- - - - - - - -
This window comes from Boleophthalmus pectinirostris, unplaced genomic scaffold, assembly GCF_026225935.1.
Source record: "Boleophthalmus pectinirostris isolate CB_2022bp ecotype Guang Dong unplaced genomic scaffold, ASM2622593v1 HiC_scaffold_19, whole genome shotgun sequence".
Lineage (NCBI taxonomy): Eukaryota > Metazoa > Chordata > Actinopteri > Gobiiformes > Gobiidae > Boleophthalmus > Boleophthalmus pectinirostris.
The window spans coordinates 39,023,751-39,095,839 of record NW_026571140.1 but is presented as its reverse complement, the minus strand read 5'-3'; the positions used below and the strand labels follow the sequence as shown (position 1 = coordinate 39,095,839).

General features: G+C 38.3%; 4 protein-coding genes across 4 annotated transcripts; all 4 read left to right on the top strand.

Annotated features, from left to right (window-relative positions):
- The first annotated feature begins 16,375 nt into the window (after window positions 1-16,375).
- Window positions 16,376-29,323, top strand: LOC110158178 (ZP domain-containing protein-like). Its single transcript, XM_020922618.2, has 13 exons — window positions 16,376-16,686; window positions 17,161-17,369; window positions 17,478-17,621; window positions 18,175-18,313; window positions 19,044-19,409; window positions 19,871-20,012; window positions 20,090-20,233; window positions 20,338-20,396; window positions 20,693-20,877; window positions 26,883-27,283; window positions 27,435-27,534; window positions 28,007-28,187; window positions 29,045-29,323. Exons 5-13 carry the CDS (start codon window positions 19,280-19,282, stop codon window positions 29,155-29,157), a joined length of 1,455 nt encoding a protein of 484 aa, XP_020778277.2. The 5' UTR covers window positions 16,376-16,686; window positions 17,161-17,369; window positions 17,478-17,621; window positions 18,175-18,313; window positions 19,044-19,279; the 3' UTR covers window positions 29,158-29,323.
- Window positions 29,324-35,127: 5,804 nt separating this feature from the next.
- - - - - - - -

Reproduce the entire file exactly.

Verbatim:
This window comes from Boleophthalmus pectinirostris, unplaced genomic scaffold, assembly GCF_026225935.1.
Source record: "Boleophthalmus pectinirostris isolate CB_2022bp ecotype Guang Dong unplaced genomic scaffold, ASM2622593v1 HiC_scaffold_19, whole genome shotgun sequence".
Lineage (NCBI taxonomy): Eukaryota > Metazoa > Chordata > Actinopteri > Gobiiformes > Gobiidae > Boleophthalmus > Boleophthalmus pectinirostris.
The window spans coordinates 39,023,751-39,095,839 of record NW_026571140.1 but is presented as its reverse complement, the minus strand read 5'-3'; the positions used below and the strand labels follow the sequence as shown (position 1 = coordinate 39,095,839).

General features: G+C 38.3%; 4 protein-coding genes across 4 annotated transcripts; all 4 read left to right on the top strand.

Annotated features, from left to right (window-relative positions):
- The first annotated feature begins 16,375 nt into the window (after window positions 1-16,375).
- Window positions 16,376-29,323, top strand: LOC110158178 (ZP domain-containing protein-like). Its single transcript, XM_020922618.2, has 13 exons — window positions 16,376-16,686; window positions 17,161-17,369; window positions 17,478-17,621; window positions 18,175-18,313; window positions 19,044-19,409; window positions 19,871-20,012; window positions 20,090-20,233; window positions 20,338-20,396; window positions 20,693-20,877; window positions 26,883-27,283; window positions 27,435-27,534; window positions 28,007-28,187; window positions 29,045-29,323. Exons 5-13 carry the CDS (start codon window positions 19,280-19,282, stop codon window positions 29,155-29,157), a joined length of 1,455 nt encoding a protein of 484 aa, XP_020778277.2. The 5' UTR covers window positions 16,376-16,686; window positions 17,161-17,369; window positions 17,478-17,621; window positions 18,175-18,313; window positions 19,044-19,279; the 3' UTR covers window positions 29,158-29,323.
- Window positions 29,324-35,127: 5,804 nt separating this feature from the next.